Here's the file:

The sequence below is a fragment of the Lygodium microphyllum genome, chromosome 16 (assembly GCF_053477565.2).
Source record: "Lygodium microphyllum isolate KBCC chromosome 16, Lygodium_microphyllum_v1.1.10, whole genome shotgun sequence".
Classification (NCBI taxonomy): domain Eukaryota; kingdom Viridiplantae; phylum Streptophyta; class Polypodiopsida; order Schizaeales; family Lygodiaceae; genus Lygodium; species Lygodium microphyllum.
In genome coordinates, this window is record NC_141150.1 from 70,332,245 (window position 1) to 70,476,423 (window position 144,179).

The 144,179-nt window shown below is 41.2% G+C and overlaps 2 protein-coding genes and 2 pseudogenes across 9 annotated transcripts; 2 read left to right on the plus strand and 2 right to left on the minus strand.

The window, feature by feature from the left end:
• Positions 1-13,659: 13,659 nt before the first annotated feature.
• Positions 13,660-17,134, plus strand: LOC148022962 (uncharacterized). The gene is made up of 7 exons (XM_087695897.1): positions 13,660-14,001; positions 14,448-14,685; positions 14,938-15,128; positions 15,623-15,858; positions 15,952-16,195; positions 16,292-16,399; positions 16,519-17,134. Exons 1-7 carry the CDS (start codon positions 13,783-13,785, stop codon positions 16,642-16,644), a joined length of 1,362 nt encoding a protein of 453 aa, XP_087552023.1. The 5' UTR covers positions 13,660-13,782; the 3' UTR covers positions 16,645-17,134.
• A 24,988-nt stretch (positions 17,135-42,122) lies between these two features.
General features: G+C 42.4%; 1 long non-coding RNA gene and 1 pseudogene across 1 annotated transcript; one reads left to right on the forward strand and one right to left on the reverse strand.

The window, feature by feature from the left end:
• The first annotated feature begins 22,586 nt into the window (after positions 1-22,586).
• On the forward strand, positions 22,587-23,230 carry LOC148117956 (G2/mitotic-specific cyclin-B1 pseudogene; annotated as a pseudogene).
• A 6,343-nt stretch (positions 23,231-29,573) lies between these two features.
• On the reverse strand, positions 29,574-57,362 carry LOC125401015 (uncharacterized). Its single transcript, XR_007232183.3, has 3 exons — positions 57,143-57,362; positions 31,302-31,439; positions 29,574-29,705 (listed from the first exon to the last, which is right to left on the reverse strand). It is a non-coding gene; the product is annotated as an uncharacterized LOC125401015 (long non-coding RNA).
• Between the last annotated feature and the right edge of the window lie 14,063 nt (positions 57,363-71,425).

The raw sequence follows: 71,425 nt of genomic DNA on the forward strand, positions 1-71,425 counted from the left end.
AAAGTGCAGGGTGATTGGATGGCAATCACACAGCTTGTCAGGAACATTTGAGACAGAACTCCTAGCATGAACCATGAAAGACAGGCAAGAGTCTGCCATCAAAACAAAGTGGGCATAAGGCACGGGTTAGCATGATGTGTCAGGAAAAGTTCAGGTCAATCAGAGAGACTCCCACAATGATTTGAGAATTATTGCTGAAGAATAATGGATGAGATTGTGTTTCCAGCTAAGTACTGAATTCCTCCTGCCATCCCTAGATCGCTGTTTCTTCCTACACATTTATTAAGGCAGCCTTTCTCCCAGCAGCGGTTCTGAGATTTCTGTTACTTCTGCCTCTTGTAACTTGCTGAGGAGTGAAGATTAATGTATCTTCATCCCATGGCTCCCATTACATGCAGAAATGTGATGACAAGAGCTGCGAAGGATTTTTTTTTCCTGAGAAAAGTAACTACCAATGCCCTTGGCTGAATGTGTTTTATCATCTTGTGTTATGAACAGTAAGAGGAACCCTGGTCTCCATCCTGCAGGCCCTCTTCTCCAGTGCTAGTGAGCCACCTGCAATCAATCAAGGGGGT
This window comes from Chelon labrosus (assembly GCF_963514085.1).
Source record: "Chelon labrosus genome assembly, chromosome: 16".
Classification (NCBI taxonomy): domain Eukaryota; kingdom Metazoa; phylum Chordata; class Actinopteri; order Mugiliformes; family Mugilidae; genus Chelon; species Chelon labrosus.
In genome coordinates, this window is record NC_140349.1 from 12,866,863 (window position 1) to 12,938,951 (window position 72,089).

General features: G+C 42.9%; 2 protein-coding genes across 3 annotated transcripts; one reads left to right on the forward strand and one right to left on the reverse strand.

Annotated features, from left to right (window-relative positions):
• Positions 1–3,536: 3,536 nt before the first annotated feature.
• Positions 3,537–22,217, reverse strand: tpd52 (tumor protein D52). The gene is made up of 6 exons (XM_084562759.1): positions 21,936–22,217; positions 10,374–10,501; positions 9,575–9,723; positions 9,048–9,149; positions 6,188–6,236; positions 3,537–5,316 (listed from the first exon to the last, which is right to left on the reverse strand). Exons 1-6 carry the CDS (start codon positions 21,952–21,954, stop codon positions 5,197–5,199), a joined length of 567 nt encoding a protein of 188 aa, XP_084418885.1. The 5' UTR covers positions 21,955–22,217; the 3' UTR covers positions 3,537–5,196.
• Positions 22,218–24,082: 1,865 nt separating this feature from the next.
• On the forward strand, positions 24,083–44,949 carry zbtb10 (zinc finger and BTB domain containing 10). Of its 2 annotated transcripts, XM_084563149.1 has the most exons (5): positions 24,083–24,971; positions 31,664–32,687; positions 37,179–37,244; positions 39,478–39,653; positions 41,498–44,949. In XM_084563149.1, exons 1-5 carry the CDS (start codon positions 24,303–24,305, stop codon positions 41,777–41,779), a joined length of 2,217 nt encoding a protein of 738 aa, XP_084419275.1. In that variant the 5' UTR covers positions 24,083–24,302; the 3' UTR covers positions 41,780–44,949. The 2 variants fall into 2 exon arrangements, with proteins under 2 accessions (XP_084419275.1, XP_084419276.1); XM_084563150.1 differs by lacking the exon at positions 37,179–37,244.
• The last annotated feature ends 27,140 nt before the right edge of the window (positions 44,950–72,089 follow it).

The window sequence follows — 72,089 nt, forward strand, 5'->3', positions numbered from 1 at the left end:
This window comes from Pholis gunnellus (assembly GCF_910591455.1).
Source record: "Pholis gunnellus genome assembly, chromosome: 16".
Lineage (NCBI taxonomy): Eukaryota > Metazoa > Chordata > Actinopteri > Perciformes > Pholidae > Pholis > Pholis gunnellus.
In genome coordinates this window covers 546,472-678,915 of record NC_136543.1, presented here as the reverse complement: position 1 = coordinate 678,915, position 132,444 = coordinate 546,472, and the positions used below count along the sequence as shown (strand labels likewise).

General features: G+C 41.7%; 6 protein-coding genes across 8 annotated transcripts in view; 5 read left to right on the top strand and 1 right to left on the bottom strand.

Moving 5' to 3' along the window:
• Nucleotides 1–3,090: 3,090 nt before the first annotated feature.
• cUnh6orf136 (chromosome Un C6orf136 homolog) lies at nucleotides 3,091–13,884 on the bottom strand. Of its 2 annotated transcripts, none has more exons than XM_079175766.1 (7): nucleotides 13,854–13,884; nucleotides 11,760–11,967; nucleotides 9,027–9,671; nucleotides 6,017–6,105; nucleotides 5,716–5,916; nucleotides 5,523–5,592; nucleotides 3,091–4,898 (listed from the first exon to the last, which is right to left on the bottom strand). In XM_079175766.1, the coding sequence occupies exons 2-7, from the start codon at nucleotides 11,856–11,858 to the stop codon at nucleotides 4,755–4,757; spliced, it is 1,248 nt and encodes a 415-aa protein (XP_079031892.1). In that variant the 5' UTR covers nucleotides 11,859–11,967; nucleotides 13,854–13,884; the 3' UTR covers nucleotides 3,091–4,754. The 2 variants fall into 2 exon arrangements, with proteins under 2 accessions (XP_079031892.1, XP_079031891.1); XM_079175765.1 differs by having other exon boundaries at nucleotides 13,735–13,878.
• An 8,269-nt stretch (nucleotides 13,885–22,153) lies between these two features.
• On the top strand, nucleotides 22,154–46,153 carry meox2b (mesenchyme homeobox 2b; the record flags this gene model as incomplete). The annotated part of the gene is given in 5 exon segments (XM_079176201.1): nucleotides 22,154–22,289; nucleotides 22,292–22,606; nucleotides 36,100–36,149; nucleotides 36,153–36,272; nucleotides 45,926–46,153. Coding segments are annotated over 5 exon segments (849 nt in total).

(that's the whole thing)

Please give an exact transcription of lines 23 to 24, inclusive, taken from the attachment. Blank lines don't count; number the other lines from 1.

General features: G+C 42.9%; 2 protein-coding genes across 3 annotated transcripts; one reads left to right on the forward strand and one right to left on the reverse strand.

Annotated features, from left to right (window-relative positions):